It’s Never Too Early to Check Tax Withholding
While it probably seem like tax season just ended, it is never too early to do a “Paycheck Checkup” to make sure the right amount of tax is withheld from earnings – and avoid a tax surprise next year when filing your 2020 tax return. As a reminder, because income taxes operate as a pay-as-you-go system, taxpayers are required by law to pay most of their tax as income is received.
Income tax withholding is generally based on the worker’s expected filing status and standard deduction. The Tax Withholding Estimator is a tool on IRS.gov designed to help taxpayers determine how to have the right amount of tax withheld from their paychecks. It allows workers, retirees, self-employed individuals, and other taxpayers to enter their information using a clear, step-by-step method that helps them determine if there is a need to adjust their withholding and submit a new Form W-4, Employee’s Withholding Certificate, to their employer.
Who Should Check Income Tax Withholding
People who should check their withholding include anyone who:
- is part of two-income families
- works two or more jobs or who only work for part of the year
- has children and claims credits such as the child tax credit
- has older dependents, including children age 17 or older
- itemized deductions on their 2019 tax return
- is a high-income earner with a complex tax return
- received a large tax refunds or had a substantial tax bill for 2019
- receives unemployment at any time during the year
When To Do a Paycheck Check-Up
Taxpayers should check their withholding annually and when life changes occur, such as marriage, childbirth, adoption, and buying a home. The IRS recommends anyone who changed their withholding this year or received a tax bill after they filed their 2019 return should do a Paycheck Checkup.
By law, unemployment compensation is taxable and must be reported on a 2020 federal income tax return. Taxable benefits include any of the special unemployment compensation authorized under the Coronavirus Aid, Relief, and Economic Security (CARES) Act, enacted this spring.
Millions of Americans currently receiving unemployment compensation (and for many individuals, an extra $600 in addition to regular unemployment benefits) may not realize that unemployment benefits are considered taxable income by the IRS and that tax should be withheld now to avoid owing taxes on this income when filing a federal income tax return next year.
Withholding is voluntary; however, federal law allows any recipient to choose to have a flat 10 percent withheld from their benefits to cover part or all of their tax liability. To do that, fill out Form W-4V, Voluntary Withholding Request (PDF), and give it to the agency paying the benefits. Do not send it to the IRS. If the payor has its own withholding request form, use that form instead.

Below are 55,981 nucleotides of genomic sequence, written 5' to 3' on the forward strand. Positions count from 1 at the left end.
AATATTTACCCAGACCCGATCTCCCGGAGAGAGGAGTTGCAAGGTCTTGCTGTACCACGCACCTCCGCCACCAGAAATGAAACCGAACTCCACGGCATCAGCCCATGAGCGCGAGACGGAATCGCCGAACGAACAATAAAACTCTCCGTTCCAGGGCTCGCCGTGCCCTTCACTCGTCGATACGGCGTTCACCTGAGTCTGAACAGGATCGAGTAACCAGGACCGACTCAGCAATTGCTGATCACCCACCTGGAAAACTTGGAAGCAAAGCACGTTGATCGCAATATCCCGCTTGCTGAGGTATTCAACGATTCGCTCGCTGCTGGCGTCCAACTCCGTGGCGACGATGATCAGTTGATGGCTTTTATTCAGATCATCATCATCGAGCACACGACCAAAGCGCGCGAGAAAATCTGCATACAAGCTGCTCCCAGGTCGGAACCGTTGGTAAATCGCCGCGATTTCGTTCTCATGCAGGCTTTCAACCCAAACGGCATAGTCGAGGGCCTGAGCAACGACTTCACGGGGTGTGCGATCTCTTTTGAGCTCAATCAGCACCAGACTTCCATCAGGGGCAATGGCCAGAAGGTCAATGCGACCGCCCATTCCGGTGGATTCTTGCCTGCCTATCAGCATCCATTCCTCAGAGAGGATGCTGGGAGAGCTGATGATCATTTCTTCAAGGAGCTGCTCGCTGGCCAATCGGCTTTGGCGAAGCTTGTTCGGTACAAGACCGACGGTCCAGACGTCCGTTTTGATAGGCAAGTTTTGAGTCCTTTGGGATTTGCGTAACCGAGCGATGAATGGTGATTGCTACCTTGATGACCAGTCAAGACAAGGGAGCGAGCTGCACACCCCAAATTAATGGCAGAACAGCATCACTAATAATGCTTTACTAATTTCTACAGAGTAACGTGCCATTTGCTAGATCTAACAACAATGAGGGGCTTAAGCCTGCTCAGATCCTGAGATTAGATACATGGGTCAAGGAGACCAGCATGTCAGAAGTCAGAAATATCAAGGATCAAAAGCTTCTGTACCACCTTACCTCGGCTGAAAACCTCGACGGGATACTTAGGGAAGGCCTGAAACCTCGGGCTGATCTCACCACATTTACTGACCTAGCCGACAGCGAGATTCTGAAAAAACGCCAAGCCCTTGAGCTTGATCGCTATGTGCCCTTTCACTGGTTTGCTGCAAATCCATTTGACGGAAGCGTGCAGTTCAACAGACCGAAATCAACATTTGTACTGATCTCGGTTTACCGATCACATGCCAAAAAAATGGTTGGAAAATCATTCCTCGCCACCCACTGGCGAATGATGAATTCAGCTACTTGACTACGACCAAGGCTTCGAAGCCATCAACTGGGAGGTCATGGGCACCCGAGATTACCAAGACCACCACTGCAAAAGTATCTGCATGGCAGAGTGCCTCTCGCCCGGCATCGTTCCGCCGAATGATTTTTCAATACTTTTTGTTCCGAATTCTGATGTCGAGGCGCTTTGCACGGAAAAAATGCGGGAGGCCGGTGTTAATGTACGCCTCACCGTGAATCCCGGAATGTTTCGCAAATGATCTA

There are a number of different types of payments that taxpayers should check their withholding on including:
- Unemployment compensation includes: Benefits paid by a state or the District of Columbia from
the Federal Unemployment Trust Fund
- Railroad unemployment compensation benefits
- Disability benefits paid as a substitute for unemployment compensation
- Trade readjustment allowances under the Trade Act of 1974
- Unemployment assistance under the Disaster Relief and Emergency Assistance Act of 1974, and
- Unemployment assistance under the Airline Deregulation Act of 1978 Program
Recipients who return to work before the end of the year can use the IRS Tax Withholding Estimator to make sure they are having enough tax taken out of their pay.
In January 2021, unemployment benefit recipients should receive a Form 1099-G, Certain Government Payments (PDF) from the agency paying the benefits. The form will show the amount of unemployment compensation they received during 2020 in Box 1, and any federal income tax withheld in Box 4. Taxpayers report this information, along with their W-2 income, on their 2020 federal tax return.
Paying Estimated Taxes
Taxpayers with a substantial portion of their income not subject to withholding − the self-employed, investors, retirees, those with interest, dividends, capital gains, alimony, and rental income − often need to pay quarterly installments of estimated tax.
Recipients of unemployment compensation that don’t choose withholding – or realize that the amount withheld is not enough – can also make quarterly estimated tax payments. The payment for the first two quarters of 2020 was due on July 15. Third and fourth quarter payments are due on September 15, 2020, and January 15, 2021, respectively.
Form 1040-ES, Estimated Tax for Individuals, includes instructions to help taxpayers figure their estimated taxes. They can also visit IRS.gov/payments to pay electronically. IRS offers two free electronic payment options where taxpayers can schedule their estimated federal tax payments up to 30 days in advance with IRS Direct Pay or up to 365 days in advance with the Electronic Federal Tax Payment System (EFTPS).
Financial transactions, especially those incurred late in the year, can often have an unexpected tax impact. Examples include year-end and holiday bonuses, stock dividends, capital gain distributions from mutual funds and stocks, bonds, virtual currency, real estate or other property sold at a profit.
Don’t hesitate to contact the office if you need assistance figuring the correct withholding amount or have any questions about your tax situation.